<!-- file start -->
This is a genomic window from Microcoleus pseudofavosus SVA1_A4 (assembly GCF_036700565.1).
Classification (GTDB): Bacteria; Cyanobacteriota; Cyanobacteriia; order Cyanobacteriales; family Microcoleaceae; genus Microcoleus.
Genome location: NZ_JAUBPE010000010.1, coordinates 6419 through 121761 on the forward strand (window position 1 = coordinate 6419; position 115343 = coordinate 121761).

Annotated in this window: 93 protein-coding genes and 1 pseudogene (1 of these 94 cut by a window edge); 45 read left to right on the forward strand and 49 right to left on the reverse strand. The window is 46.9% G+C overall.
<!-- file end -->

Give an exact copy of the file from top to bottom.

This is a genomic window from Microcoleus pseudofavosus SVA1_A4 (assembly GCF_036700565.1).
Classification (GTDB): Bacteria; Cyanobacteriota; Cyanobacteriia; order Cyanobacteriales; family Microcoleaceae; genus Microcoleus.
Genome location: NZ_JAUBPE010000010.1, coordinates 6419 through 121761 on the forward strand (window position 1 = coordinate 6419; position 115343 = coordinate 121761).

Annotated in this window: 93 protein-coding genes and 1 pseudogene (1 of these 94 cut by a window edge); 45 read left to right on the forward strand and 49 right to left on the reverse strand. The window is 46.9% G+C overall.